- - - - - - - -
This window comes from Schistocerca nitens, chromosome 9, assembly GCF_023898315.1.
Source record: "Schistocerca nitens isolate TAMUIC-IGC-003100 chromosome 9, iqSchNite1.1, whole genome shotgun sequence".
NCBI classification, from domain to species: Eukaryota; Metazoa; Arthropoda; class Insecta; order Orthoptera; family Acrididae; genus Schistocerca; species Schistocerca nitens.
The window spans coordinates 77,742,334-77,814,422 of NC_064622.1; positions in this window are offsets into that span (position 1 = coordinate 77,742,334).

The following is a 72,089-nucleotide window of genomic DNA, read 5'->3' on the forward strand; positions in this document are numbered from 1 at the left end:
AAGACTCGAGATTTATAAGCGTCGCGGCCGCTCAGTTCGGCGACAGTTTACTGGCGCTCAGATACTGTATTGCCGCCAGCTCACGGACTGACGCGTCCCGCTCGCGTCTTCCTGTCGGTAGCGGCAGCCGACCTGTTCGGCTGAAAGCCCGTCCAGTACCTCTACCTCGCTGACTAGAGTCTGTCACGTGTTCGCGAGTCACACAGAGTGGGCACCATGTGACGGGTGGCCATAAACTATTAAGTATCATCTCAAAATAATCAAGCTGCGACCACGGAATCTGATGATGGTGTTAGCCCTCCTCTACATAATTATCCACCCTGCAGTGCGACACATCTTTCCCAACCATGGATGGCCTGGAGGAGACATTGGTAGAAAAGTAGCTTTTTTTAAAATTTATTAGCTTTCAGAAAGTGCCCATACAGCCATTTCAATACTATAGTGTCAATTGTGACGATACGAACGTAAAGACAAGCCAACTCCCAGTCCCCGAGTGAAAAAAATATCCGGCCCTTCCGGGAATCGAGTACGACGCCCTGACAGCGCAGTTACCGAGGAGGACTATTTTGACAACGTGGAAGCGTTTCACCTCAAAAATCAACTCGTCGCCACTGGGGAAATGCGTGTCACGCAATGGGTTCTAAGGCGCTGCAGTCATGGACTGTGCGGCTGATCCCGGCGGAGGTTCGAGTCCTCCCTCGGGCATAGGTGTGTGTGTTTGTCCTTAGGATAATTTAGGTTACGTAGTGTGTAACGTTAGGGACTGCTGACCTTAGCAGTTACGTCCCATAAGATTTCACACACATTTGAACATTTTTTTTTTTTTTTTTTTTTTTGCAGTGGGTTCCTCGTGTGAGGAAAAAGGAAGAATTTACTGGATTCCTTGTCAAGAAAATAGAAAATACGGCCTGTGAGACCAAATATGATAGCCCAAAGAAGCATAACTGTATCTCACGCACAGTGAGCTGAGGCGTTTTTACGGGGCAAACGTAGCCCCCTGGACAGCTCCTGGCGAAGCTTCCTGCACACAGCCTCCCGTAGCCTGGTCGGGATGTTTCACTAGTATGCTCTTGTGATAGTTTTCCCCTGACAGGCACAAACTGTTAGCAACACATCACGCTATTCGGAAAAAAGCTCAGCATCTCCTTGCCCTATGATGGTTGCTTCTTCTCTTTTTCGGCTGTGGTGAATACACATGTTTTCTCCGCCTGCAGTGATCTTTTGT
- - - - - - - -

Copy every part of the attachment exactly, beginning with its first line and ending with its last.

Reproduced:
This window comes from Schistocerca nitens, chromosome 9, assembly GCF_023898315.1.
Source record: "Schistocerca nitens isolate TAMUIC-IGC-003100 chromosome 9, iqSchNite1.1, whole genome shotgun sequence".
NCBI classification, from domain to species: Eukaryota; Metazoa; Arthropoda; class Insecta; order Orthoptera; family Acrididae; genus Schistocerca; species Schistocerca nitens.
The window spans coordinates 77,742,334-77,814,422 of NC_064622.1; positions in this window are offsets into that span (position 1 = coordinate 77,742,334).

The following is a 72,089-nucleotide window of genomic DNA, read 5'->3' on the forward strand; positions in this document are numbered from 1 at the left end:
AAGACTCGAGATTTATAAGCGTCGCGGCCGCTCAGTTCGGCGACAGTTTACTGGCGCTCAGATACTGTATTGCCGCCAGCTCACGGACTGACGCGTCCCGCTCGCGTCTTCCTGTCGGTAGCGGCAGCCGACCTGTTCGGCTGAAAGCCCGTCCAGTACCTCTACCTCGCTGACTAGAGTCTGTCACGTGTTCGCGAGTCACACAGAGTGGGCACCATGTGACGGGTGGCCATAAACTATTAAGTATCATCTCAAAATAATCAAGCTGCGACCACGGAATCTGATGATGGTGTTAGCCCTCCTCTACATAATTATCCACCCTGCAGTGCGACACATCTTTCCCAACCATGGATGGCCTGGAGGAGACATTGGTAGAAAAGTAGCTTTTTTTAAAATTTATTAGCTTTCAGAAAGTGCCCATACAGCCATTTCAATACTATAGTGTCAATTGTGACGATACGAACGTAAAGACAAGCCAACTCCCAGTCCCCGAGTGAAAAAAATATCCGGCCCTTCCGGGAATCGAGTACGACGCCCTGACAGCGCAGTTACCGAGGAGGACTATTTTGACAACGTGGAAGCGTTTCACCTCAAAAATCAACTCGTCGCCACTGGGGAAATGCGTGTCACGCAATGGGTTCTAAGGCGCTGCAGTCATGGACTGTGCGGCTGATCCCGGCGGAGGTTCGAGTCCTCCCTCGGGCATAGGTGTGTGTGTTTGTCCTTAGGATAATTTAGGTTACGTAGTGTGTAACGTTAGGGACTGCTGACCTTAGCAGTTACGTCCCATAAGATTTCACACACATTTGAACATTTTTTTTTTTTTTTTTTTTTTTGCAGTGGGTTCCTCGTGTGAGGAAAAAGGAAGAATTTACTGGATTCCTTGTCAAGAAAATAGAAAATACGGCCTGTGAGACCAAATATGATAGCCCAAAGAAGCATAACTGTATCTCACGCACAGTGAGCTGAGGCGTTTTTACGGGGCAAACGTAGCCCCCTGGACAGCTCCTGGCGAAGCTTCCTGCACACAGCCTCCCGTAGCCTGGTCGGGATGTTTCACTAGTATGCTCTTGTGATAGTTTTCCCCTGACAGGCACAAACTGTTAGCAACACATCACGCTATTCGGAAAAAAGCTCAGCATCTCCTTGCCCTATGATGGTTGCTTCTTCTCTTTTTCGGCTGTGGTGAATACACATGTTTTCTCCGCCTGCAGTGATCTTTTGT